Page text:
But, encountering Elric, I discovered something that my precocious-but-still-fairly-sheltered little mind could barely grasp: fantasy didn’t need good and evil. More importantly, fantasy could be about some deep, serious, frightening and philosophical stuff—while also being thoroughly entertaining and wildly imaginative. What a concept! You could talk about deep stuff (which, as a kid, I vaguely knew existed—like other planets—but really knew very little of in terms of direct experience), while also letting your sword whistle down on enemies helms, cleaving skulls as to dash out brains (as the Song of Roland poet might say).
Elric, though clearly the guy the reader was concerned with—for lack of a better word, the hero—was nothing like the other heroes I’d read about or seen in movies. He was skinny, scrawny, pale (as I was in my childhood); he was physically weak but incredibly smart, and liked to sit and think about things (another point of identification for little me); and even though he was the guy in charge—the prince, the leader!—he didn’t seem happy about it. Most of the heroes I’d encountered always started as nobody but became great leaders. Getting to be in charge was, in many ways, the prize they earned by being the heroes of stories (that, and getting the girl). But here was a guy who was already large and in charge, yet didn’t seem to care.
But chief among Elric’s attractions was his constant awareness of how shady everything and everyone around him was. He didn’t trust the decadence of his fellow Melnibonéans, or their entire, degenerate culture. He didn’t trust the chaos gods he regularly sought help from (though he still sought help from them, because chaos gods are more or less reliable when it comes to slaying your enemies and stuff). And when he finally acquires Stormbringer at the end of Elric of Melniboné—the black, red rune-covered, soul-sucking sword that will ultimately make him a fearsome legend in his own time (“Bound by hell-forged chains and fate-haunted circumstance”) —well, he doesn’t trust that damned sword, either. For a hero, Elric spent an awful lot of time questioning stuff, and that made an impression on me, even though it would be years before I could intellectually articulate why it made an impression.
There was also the worldview offered by Michael Moorcock—a cosmology in which there were no gods of good or evil—indeed, there was almost never even a consideration of good and evil. Rather, in Elric’s world (and, I would come to learn, all the worlds of the ‘Multiverse’ which Moorcock’s imagination played in), the primary conflict was between Law (capital L) and Chaos (capital C). These forces (man, this really wracked my brain at the time) were neither good nor evil in and of themselves; they were, rather, meant to be in balance. It was only the excess of one or the other that threatened life, liberty, and the pursuit of happiness. And Elric, as an incarnation of the Eternal Champion (another of Moorcock’s tropes that really put the zap on my wee little imagination), was meant not to always champion one cause or the other, but simply to restore a balance. Too much law created stasis and decay; too much chaos made growth and progress impossible. The Eternal Champion (be he Elric, or Corum, or Hawkmoon, or Von Bek, or any of the other incarnations whom Moorcock would also write about and whom I would discover later) was sometimes an agent of Chaos, sometimes an agent of Law—but his mission was always the same: to upset the established order, and restore balance.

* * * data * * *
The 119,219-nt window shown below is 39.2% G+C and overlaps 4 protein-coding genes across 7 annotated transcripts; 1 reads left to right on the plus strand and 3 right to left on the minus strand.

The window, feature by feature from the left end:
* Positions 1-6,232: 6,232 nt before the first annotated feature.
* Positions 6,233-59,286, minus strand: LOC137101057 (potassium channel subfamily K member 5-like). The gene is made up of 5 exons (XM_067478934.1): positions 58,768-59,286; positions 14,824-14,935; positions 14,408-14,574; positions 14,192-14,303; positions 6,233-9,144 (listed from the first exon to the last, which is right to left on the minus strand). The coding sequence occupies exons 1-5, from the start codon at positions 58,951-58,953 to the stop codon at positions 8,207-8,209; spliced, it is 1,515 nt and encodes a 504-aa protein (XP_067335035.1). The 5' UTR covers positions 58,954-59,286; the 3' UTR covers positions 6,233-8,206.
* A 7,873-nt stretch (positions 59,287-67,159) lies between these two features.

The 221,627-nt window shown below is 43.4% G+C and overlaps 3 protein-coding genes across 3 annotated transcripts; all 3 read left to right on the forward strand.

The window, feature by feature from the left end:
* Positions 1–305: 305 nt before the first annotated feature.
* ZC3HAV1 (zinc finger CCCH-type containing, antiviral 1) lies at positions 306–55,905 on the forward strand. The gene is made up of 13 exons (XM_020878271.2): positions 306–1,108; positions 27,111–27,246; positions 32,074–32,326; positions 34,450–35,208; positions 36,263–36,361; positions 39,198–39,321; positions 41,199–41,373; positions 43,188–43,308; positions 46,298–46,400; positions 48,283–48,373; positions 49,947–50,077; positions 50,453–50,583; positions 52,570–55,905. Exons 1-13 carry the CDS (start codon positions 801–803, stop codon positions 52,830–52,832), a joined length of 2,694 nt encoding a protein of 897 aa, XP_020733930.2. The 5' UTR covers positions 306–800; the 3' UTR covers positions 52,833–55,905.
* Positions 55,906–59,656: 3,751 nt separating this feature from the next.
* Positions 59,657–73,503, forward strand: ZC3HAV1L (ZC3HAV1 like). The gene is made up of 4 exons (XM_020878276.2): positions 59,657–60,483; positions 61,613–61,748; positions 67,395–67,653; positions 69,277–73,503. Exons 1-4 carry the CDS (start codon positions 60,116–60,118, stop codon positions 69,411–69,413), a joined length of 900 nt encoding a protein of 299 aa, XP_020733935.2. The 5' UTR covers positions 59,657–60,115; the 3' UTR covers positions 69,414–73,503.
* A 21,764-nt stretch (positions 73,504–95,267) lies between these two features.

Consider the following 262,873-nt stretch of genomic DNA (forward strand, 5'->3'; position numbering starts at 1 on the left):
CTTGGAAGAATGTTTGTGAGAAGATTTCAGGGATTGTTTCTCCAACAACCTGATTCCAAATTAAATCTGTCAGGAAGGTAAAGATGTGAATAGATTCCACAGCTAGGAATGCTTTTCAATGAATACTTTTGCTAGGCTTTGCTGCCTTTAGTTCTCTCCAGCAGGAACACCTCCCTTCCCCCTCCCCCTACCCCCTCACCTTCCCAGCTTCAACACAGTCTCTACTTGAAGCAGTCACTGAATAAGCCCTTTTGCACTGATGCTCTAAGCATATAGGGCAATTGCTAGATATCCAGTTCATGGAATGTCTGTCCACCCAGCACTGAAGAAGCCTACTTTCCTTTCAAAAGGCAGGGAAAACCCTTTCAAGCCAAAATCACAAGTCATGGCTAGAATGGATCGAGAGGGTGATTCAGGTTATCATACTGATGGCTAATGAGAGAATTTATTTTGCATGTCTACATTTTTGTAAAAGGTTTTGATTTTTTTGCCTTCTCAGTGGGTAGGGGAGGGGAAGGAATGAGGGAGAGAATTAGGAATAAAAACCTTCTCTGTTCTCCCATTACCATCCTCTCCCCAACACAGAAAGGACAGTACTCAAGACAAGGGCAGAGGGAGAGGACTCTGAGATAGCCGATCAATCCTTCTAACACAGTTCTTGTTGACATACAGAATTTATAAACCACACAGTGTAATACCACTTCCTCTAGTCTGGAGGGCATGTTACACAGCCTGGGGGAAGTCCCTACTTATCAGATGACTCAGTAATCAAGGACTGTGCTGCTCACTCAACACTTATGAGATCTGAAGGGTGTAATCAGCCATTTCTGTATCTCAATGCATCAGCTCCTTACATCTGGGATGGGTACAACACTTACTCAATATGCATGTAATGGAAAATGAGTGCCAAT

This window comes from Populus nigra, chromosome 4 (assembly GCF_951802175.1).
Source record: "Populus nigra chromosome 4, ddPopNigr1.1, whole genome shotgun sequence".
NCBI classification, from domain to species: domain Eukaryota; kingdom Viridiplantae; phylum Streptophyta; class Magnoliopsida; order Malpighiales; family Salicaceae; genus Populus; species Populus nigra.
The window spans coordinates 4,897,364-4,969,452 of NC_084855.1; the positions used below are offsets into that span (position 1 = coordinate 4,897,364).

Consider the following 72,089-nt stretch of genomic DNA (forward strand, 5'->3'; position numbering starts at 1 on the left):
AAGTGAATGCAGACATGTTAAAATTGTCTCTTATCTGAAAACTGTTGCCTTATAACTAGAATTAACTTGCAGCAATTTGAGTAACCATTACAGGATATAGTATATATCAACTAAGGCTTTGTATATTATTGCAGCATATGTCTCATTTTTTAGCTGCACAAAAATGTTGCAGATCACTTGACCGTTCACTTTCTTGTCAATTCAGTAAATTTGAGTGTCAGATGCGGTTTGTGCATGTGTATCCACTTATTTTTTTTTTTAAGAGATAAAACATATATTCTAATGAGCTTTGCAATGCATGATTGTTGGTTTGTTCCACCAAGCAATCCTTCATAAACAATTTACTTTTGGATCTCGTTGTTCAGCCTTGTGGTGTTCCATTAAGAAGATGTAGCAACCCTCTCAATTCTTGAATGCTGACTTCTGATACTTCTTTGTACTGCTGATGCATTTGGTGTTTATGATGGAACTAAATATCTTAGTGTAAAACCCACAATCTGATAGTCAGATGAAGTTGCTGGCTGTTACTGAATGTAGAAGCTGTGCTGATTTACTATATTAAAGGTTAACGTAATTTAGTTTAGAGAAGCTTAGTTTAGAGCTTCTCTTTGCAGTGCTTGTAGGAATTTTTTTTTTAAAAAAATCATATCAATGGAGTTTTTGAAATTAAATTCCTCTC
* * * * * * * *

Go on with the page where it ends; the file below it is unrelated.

Damn. Cue screaming guitar solo by Cream to indicate the profundity of Moorcock’s fantasy carving deep blue ripples in the tissues of my mind. I honestly, truly believe that, even though I had wanted to be a writer—a teller of tales—ever since I could remember, encountering Michael Moorcock and Elric at that pivotal moment in my childhood really determined the sort of writer I would ultimately want to be: namely, the sort who could let his imagination run free; who could astound and awe and entertain with a vengeance; but also the sort who could think deeply about all sorts of strange, bizarre, and profound things, and weave those ruminations into the colors and textures of his thrilling little penny dreadfuls. I’ve revisited Elric over the years, and it still stirs the same, seemingly-disparate feelings in me: to think deeply on one hand; to be borne away on flights of fancy on the other; and to finally realize that you can do both at the same time. That profound influence upon my imagination and my vision of the tale-teller I wanted to be would only be matched by one other writer who I encountered in my childhood: Stephen King, who didn’t show up on the scene for me until Michael Moorcock was already well-entrenched.
So, even though throughout my adolescence people came to accuse me of being a creepy little King, the truth is, I was probably a brooding little Moorcock first. God bless you, Michael Moorcock, for showing me the way!
So that’s my little reminiscence about the first book I fell in love with. What say you, constant readers? What was the book that didn’t just delight you, but that actually left a mark on you that’s never been erased?